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JPMorgan Chase CEO demonizes crypto while banking corruption thrives

By Arnold Mutunga

Editor’s note: The opinions expressed here are those of the authors. View more opinion on ScoonTV.

Once again, JPMorgan Chase CEO Jamie Dimon has come out guns blazing against cryptocurrencies and Bitcoin, saying he would shut it down if he were the government. 

The head of the global investment bank made these remarks during a congressional hearing of the US Senate Banking Committee. Dimon reiterated that he has always been deeply opposed to crypto and bitcoin, stressing that it is used for criminal activities.

Dimon demonizes crypto, bitcoin

Dimon doubled down on his skepticism for crypto and bitcoin during the annual Wall Street oversight hearing in December. While responding to a question put forward by US Senator Elizabeth Warren on why cryptocurrencies are the preferential medium of transaction for criminals, Dimon said,

“I’ve always been deeply opposed to crypto, bitcoin, etc. You pointed out the true use case for it is criminals, drug traffickers, anti-money laundering, tax avoidance.”

He proceeded to further state, “That is a use case because it is somewhat anonymous, not fully, and because you can move money instantaneously because it doesn’t go through all these systems built up over many years: Know Your Customer [KYC], sanctions, OFAC [Office of Foreign Assets Control] — they can bypass all of that.”

To top it off, he categorically stated, “If I were the government, I’d close it down.”

In a rare show of solidarity with the banker, Warren agreed with these sentiments, stating, “Today’s terrorists have a new way to get around the Bank Secrecy Act — cryptocurrency. I’m not usually holding hands with the CEOs of multibillion-dollar banks, but this is a matter of national security. It’s time for Congress to act.”

These remarks come as no surprise as Dimon has previously called out cryptocurrencies. Previously, he referred to them as decentralized Ponzi schemes and said bitcoin was a hyped-up fraud. According to the JPMorgan Chase CEO, bitcoin is a pet rock that has been hyped in extraordinary fashion. While making these remarks last January, Dimon expressed concerns about bitcoin’s limited supply. He stated that its creator, Satoshi Nakamoto, could easily remove its 21 million supply cap.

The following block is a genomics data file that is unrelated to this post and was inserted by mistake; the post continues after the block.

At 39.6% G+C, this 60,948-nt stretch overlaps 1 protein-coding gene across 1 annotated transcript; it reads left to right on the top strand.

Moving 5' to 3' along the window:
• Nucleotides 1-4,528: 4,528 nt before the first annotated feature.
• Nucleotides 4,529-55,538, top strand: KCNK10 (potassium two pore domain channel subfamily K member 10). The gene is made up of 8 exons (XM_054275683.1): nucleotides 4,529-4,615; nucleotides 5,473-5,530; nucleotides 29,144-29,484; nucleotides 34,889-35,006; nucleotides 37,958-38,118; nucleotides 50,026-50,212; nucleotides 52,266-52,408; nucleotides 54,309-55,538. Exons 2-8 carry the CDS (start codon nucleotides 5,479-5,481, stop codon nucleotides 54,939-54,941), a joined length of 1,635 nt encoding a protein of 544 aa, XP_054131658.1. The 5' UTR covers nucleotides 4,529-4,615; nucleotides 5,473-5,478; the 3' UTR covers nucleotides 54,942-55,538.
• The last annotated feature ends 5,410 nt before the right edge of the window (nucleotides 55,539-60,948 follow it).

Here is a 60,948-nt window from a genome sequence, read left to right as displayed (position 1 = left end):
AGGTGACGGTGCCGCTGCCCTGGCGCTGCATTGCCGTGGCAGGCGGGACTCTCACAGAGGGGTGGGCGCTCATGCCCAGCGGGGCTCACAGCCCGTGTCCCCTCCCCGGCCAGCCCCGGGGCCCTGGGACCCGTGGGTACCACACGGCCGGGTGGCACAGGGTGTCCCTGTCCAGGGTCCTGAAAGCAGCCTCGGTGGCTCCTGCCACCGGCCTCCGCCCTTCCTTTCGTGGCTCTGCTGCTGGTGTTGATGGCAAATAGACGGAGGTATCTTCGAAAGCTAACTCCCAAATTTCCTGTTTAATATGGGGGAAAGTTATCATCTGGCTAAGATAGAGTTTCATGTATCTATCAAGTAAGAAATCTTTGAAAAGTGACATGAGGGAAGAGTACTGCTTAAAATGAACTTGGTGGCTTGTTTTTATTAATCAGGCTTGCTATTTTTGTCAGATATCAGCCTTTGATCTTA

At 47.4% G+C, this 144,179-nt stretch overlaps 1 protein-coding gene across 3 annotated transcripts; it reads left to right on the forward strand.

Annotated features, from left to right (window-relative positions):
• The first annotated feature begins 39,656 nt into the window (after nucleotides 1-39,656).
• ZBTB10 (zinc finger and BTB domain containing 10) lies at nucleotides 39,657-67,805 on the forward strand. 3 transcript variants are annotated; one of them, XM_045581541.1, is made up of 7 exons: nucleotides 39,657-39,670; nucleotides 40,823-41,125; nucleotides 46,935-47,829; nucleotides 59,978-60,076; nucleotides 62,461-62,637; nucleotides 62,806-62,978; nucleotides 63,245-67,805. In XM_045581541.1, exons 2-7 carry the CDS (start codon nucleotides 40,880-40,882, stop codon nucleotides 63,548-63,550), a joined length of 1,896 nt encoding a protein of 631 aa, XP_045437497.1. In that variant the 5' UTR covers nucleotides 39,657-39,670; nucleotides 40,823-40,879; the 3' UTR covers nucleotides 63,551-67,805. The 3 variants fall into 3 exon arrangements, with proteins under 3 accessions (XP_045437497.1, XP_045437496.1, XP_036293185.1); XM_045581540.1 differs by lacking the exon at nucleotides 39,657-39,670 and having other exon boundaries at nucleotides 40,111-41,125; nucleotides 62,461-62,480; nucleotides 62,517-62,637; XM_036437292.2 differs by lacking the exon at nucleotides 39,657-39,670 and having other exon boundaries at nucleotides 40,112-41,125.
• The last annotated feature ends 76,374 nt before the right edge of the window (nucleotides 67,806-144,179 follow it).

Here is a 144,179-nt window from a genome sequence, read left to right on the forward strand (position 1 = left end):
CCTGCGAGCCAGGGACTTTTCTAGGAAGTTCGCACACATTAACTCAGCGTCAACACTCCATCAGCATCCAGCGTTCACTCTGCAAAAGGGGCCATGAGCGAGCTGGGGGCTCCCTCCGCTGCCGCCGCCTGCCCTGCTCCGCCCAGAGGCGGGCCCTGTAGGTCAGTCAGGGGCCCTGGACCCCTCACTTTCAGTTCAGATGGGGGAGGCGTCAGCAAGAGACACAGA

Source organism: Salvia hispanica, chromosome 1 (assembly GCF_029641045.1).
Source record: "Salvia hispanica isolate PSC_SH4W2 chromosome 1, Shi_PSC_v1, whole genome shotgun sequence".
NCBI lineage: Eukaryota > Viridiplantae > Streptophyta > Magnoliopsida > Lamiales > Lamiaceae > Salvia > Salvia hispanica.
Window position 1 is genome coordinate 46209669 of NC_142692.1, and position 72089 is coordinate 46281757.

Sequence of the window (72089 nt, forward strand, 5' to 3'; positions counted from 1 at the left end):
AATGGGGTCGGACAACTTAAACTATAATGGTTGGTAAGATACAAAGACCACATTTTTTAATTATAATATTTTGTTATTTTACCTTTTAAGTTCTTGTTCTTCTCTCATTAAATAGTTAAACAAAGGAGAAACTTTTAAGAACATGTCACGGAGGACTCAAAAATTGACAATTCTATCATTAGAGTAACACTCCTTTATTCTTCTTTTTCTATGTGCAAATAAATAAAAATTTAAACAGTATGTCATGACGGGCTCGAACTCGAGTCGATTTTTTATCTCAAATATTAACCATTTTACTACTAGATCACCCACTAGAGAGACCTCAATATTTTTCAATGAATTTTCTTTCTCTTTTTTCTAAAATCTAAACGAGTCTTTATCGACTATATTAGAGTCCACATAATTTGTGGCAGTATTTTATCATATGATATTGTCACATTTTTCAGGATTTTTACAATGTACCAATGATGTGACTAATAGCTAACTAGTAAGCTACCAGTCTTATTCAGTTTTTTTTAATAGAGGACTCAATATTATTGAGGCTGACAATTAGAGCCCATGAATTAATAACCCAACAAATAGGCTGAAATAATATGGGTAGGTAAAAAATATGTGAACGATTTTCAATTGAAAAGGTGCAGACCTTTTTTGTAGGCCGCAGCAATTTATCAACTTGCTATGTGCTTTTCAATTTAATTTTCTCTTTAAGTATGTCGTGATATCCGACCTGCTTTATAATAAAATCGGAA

Dimon has also previously warned investors to be wary of investing in cryptocurrencies, arguing that they have no intrinsic value and investors could end up losing their money.

Which way Dimon?

Dimon’s recent remarks are in line with his strong opposition to crypto and bitcoin but are not consistent with the actions of the bank he leads. JPMorgan Chase is a big user of blockchain technology and has harnessed its ingenuity to power its record-keeping service, JPM Coin. Evidently, his distaste for digital currencies has its limits given the bank is making significant forays into blockchain and continually exploring ways to leverage the technology into its products and services.

The JPM executive has also previously warmed up to the idea of stablecoins. During the annual congressional hearing in September 2022, he stated that they would be suitable with proper regulation. Dimon went as far to say, “There’d be nothing wrong with a stablecoin, which is like a money market fund, properly regulated.”

Considering the statement was made during the same occasion in which he referred to crypto as a Ponzi scheme, it becomes difficult to reconcile the executive’s opinions and actions.

Crypto community hits back

The crypto community has been quick to hit back at Jamie Dimon on social media platform X, citing Dimon’s inadequate knowledge of bitcoin, cryptocurrencies, and how the underlying technology works. 

Some crypto proponents stated that if the executive thinks he can shut bitcoin down then he doesn’t understand it. Some commentators also referred to Dimon’s previous misconceptions like bitcoin’s supply cap to indicate the banker’s limited understanding of how the digital asset code works.

One issue that really riled the crypto community was Dimon’s statement that crypto was mainly used by criminals for nefarious activities. 

Vaneck’s director of digital asset strategy, Gabor Gurbacs, was quick to respond to Dimon’s comments singling out the bank penalties issued due to its violations. Through a post on X, Gurbacs argued, “Since 2000, regulators fined banks 7,400+ times totaling to fines of $380+ Billion. Banks should stay silent.”

He added, “JPMorgan Chase parent company is the second most penalized financial institution with close to $40 Billion in fines for 272 violations since 2000. Jamie Dimon is in no position to criticize Bitcoin with this sort of track record. They should start the hearing with these stats.”

Based on these stats, Gurbacs concluded that “either banking is criminal by definition or the rules are broken. The crypto space looks like a nunnery by contrast.”

Other X users called Dimon a hypocrite and expressed concerns about the rot in the banking industry, yet they chose to point fingers at cryptocurrencies. The readers also added context to Dimon’s sentiment stating, “Less than 1% of the trillions transacted annually in crypto are illicit. The UN estimates that annually between 2% to 5% of global GDP ($800 billion – $2 trillion) is used for illicit activities and money laundering through the traditional banking system and cash.”

These stats show the extent of corruption in the traditional fiat currency system and their constant attacks on crypto and bitcoin as a deflection of their illegal activities. As for James Dimon, the JPMorgan Chase CEO, this is a case of the pot calling the kettle black.

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Arnold Mutunga

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